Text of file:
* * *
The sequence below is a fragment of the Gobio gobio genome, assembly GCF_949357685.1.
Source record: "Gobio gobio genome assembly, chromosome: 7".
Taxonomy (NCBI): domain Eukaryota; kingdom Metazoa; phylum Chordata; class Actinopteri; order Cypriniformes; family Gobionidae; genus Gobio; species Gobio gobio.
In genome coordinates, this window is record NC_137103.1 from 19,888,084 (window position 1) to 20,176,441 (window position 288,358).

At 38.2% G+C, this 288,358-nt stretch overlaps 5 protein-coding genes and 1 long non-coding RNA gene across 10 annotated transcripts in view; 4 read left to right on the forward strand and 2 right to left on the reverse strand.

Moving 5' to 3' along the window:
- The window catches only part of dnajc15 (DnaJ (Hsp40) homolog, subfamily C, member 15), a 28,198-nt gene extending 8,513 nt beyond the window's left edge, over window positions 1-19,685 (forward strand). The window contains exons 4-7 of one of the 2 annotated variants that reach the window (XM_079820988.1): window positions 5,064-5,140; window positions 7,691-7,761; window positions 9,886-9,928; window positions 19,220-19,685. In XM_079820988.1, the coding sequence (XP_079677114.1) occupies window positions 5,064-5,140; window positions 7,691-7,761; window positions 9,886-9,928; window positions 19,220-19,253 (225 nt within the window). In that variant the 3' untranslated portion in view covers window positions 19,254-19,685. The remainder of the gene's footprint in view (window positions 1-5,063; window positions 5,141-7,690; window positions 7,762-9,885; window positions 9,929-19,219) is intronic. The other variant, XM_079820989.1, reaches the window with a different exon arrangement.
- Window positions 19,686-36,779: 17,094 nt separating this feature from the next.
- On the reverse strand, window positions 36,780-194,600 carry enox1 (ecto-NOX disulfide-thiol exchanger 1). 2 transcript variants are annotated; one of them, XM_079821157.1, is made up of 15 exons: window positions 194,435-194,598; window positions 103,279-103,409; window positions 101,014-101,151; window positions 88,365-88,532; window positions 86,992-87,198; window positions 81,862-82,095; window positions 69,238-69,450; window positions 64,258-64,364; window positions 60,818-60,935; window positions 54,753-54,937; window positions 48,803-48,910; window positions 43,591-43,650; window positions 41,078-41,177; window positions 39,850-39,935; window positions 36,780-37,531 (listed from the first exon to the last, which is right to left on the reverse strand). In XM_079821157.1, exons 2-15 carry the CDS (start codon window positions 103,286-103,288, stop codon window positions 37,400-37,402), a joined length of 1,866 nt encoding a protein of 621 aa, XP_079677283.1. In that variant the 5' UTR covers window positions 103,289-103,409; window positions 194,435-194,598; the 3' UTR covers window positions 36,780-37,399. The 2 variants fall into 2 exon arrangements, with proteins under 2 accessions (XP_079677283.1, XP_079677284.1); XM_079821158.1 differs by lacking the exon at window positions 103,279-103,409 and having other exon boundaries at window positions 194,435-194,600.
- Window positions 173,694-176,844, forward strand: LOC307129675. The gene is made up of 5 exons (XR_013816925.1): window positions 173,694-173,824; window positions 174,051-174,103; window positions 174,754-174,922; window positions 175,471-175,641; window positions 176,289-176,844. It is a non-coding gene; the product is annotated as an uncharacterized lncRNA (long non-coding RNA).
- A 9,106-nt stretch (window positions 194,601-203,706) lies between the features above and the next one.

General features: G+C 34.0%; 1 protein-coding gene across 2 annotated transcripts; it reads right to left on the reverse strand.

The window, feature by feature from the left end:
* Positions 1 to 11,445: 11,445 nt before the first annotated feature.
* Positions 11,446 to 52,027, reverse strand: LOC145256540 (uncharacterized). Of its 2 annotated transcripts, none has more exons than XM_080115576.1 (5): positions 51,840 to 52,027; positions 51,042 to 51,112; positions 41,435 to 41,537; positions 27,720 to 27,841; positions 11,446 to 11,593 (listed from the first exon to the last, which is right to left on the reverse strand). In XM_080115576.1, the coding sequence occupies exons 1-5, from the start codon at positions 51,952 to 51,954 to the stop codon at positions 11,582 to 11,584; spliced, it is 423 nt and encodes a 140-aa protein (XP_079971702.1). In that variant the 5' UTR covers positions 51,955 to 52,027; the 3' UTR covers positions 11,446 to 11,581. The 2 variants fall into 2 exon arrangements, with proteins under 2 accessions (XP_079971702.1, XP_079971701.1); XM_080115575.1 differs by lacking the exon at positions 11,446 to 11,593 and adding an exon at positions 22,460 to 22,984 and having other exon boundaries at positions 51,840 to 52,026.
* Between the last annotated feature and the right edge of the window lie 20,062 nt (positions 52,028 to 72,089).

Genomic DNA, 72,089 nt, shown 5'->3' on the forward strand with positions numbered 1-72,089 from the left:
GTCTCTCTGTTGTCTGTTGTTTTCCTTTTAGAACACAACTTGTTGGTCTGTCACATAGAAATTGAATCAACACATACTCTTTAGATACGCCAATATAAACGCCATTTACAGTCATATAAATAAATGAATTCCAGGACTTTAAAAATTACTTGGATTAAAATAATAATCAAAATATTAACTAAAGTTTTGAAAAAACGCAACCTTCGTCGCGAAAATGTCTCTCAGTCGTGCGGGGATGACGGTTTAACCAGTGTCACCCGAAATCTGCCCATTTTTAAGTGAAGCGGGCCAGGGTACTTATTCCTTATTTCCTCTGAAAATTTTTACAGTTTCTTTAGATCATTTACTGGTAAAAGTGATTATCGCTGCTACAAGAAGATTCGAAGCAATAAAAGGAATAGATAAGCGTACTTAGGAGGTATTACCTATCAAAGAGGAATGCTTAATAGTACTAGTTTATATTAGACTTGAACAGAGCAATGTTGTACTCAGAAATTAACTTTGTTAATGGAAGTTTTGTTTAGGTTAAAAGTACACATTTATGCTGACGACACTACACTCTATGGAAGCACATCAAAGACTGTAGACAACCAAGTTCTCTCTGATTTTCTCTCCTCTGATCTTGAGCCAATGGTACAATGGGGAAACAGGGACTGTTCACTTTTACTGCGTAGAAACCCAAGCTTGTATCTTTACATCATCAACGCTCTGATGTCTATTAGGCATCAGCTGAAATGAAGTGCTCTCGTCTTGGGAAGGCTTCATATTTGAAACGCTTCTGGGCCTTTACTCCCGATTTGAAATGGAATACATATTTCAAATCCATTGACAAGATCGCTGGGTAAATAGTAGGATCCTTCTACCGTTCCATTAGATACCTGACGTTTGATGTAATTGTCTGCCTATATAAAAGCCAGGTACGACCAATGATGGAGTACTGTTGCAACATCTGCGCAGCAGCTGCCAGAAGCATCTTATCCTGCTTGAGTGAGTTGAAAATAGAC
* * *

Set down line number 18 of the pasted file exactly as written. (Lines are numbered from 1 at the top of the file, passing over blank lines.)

GTCTCTCTGTTGTCTGTTGTTTTCCTTTTAGAACACAACTTGTTGGTCTGTCACATAGAAATTGAATCAACACATACTCTTTAGATACGCCAATATAAACGCCATTTACAGTCATATAAATAAATGAATTCCAGGACTTTAAAAATTACTTGGATTAAAATAATAATCAAAATATTAACTAAAGTTTTGAAAAAACGCAACCTTCGTCGCGAAAATGTCTCTCAGTCGTGCGGGGATGACGGTTTAACCAGTGTCACCCGAAATCTGCCCATTTTTAAGTGAAGCGGGCCAGGGTACTTATTCCTTATTTCCTCTGAAAATTTTTACAGTTTCTTTAGATCATTTACTGGTAAAAGTGATTATCGCTGCTACAAGAAGATTCGAAGCAATAAAAGGAATAGATAAGCGTACTTAGGAGGTATTACCTATCAAAGAGGAATGCTTAATAGTACTAGTTTATATTAGACTTGAACAGAGCAATGTTGTACTCAGAAATTAACTTTGTTAATGGAAGTTTTGTTTAGGTTAAAAGTACACATTTATGCTGACGACACTACACTCTATGGAAGCACATCAAAGACTGTAGACAACCAAGTTCTCTCTGATTTTCTCTCCTCTGATCTTGAGCCAATGGTACAATGGGGAAACAGGGACTGTTCACTTTTACTGCGTAGAAACCCAAGCTTGTATCTTTACATCATCAACGCTCTGATGTCTATTAGGCATCAGCTGAAATGAAGTGCTCTCGTCTTGGGAAGGCTTCATATTTGAAACGCTTCTGGGCCTTTACTCCCGATTTGAAATGGAATACATATTTCAAATCCATTGACAAGATCGCTGGGTAAATAGTAGGATCCTTCTACCGTTCCATTAGATACCTGACGTTTGATGTAATTGTCTGCCTATATAAAAGCCAGGTACGACCAATGATGGAGTACTGTTGCAACATCTGCGCAGCAGCTGCCAGAAGCATCTTATCCTGCTTGAGTGAGTTGAAAATAGAC